Evidence-based knowledge is critical for the delineation and success of conservation interventions. However, despite limited research resources, research efforts frequently fail to target conservation priorities. Island endemic bats (IEBs) are a poorly studied group inhabiting some of the world's most vulnerable habitats, and for which no review of research allocation has ever been conducted.
We conducted a bibliometric review to evaluate the global research patterns for IEBs with respect to individual species, geographical distribution and the International Union for Conservation of Nature (IUCN) Red List categories. Additionally, we studied the relationship between the number of publications and changes in Red List category, and identified species-based and area-based priorities for future research.
IEBs are significantly more threatened than bat species that are not island endemics. However, research focusing on IEBs is scarce, centred on species of lesser conservation concern, and spatially asymmetric, overlooking areas of high IEB biodiversity. Conservation-oriented research seems to target species facing high extinction risk, but is extremely thinly and unevenly distributed. Although we found a positive association between research effort and improvement in Red List category, an increase in extinction risk did not trigger more scientific attention. A prioritisation analysis highlighted, as the top five islands for species richness in the least-studied and highest conservation concern IEBs: Sulawesi, Timor, New Guinea, Java, and Borneo. The ten species of highest research priority include threatened and Data Deficient species from Southeast Asian and Pacific islands.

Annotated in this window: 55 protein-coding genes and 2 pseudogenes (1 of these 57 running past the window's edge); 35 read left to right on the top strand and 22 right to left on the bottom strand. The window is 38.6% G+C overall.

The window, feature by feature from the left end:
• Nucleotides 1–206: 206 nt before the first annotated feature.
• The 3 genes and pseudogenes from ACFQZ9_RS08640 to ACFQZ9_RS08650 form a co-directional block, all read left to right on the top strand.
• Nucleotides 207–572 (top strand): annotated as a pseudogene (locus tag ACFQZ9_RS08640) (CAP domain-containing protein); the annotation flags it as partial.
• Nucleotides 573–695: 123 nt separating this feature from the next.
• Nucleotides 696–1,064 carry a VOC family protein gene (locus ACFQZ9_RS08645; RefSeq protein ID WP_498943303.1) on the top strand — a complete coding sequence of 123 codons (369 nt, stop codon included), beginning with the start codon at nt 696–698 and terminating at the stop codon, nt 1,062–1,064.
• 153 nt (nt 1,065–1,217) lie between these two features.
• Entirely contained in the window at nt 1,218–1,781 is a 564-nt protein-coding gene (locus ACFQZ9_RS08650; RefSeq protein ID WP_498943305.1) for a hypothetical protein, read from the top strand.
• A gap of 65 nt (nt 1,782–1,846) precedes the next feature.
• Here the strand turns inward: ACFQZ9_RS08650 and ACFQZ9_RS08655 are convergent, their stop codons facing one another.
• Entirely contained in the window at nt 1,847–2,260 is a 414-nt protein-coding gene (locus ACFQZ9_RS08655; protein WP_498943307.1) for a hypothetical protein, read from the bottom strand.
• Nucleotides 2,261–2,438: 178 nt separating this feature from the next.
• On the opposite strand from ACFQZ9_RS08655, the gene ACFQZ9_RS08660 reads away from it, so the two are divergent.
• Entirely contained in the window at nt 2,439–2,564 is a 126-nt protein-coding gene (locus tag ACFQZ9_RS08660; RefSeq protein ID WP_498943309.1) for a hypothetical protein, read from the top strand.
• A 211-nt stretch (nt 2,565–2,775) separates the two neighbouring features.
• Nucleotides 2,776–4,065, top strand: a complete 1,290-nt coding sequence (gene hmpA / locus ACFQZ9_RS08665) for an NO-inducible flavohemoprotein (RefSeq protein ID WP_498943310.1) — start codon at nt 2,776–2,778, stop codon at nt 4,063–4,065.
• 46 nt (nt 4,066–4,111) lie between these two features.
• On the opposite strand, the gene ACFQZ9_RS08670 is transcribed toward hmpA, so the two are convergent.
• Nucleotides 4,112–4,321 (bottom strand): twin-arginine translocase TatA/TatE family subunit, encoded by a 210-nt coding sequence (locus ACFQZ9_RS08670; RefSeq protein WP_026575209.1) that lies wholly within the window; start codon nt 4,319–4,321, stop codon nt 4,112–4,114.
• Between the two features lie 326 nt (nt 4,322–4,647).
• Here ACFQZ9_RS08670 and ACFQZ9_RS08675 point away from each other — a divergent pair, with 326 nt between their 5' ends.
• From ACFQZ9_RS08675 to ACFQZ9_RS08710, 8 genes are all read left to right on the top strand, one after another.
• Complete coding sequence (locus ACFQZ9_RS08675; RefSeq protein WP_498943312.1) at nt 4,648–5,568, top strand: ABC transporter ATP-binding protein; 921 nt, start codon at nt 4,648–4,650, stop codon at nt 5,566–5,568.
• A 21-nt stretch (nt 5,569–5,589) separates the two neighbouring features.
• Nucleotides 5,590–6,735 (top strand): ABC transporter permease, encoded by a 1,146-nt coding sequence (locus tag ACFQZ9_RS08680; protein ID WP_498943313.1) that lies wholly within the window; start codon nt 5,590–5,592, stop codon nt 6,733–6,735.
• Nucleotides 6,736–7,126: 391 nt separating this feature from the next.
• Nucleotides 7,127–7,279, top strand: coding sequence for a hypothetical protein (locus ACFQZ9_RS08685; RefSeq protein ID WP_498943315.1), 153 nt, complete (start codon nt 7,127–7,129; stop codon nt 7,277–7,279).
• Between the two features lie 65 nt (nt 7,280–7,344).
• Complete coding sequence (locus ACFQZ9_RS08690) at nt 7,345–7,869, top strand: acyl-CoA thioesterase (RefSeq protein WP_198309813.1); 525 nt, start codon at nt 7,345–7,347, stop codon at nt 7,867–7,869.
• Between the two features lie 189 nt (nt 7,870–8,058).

Conservation-oriented research seems to be too scarce to satisfy conservation needs. The observed mismatch between research allocation and conservation priorities may reflect the fact that highly endangered species are unattractive targets for fund-raising, due to species crypticity, high research budget requirements, and high risk of project failure. However, our findings support the importance of research for the conservation of IEBs, and we therefore advocate that more attention is directed towards the least-known species.